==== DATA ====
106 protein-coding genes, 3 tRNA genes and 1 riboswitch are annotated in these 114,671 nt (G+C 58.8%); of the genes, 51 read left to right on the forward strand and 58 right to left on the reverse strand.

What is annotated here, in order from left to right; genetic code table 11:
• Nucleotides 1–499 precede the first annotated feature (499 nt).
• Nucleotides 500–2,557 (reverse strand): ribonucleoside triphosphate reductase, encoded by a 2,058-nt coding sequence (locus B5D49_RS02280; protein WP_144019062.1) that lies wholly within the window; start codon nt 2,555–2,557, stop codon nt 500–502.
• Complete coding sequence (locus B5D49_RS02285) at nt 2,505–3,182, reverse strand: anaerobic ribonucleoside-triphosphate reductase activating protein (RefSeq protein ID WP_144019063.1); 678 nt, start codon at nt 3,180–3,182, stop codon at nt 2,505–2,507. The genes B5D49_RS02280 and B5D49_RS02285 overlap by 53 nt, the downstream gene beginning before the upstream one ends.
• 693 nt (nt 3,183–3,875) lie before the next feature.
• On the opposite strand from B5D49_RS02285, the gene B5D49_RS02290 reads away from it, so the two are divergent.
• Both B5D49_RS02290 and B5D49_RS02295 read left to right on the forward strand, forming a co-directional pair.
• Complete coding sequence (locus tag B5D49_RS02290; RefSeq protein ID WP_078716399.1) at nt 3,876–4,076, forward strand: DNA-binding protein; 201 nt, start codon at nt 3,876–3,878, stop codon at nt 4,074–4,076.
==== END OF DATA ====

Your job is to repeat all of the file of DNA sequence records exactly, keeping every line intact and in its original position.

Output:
106 protein-coding genes, 3 tRNA genes and 1 riboswitch are annotated in these 114,671 nt (G+C 58.8%); of the genes, 51 read left to right on the forward strand and 58 right to left on the reverse strand.

What is annotated here, in order from left to right; genetic code table 11:
• Nucleotides 1–499 precede the first annotated feature (499 nt).
• Nucleotides 500–2,557 (reverse strand): ribonucleoside triphosphate reductase, encoded by a 2,058-nt coding sequence (locus B5D49_RS02280; protein WP_144019062.1) that lies wholly within the window; start codon nt 2,555–2,557, stop codon nt 500–502.
• Complete coding sequence (locus B5D49_RS02285) at nt 2,505–3,182, reverse strand: anaerobic ribonucleoside-triphosphate reductase activating protein (RefSeq protein ID WP_144019063.1); 678 nt, start codon at nt 3,180–3,182, stop codon at nt 2,505–2,507. The genes B5D49_RS02280 and B5D49_RS02285 overlap by 53 nt, the downstream gene beginning before the upstream one ends.
• 693 nt (nt 3,183–3,875) lie before the next feature.
• On the opposite strand from B5D49_RS02285, the gene B5D49_RS02290 reads away from it, so the two are divergent.
• Both B5D49_RS02290 and B5D49_RS02295 read left to right on the forward strand, forming a co-directional pair.
• Complete coding sequence (locus tag B5D49_RS02290; RefSeq protein ID WP_078716399.1) at nt 3,876–4,076, forward strand: DNA-binding protein; 201 nt, start codon at nt 3,876–3,878, stop codon at nt 4,074–4,076.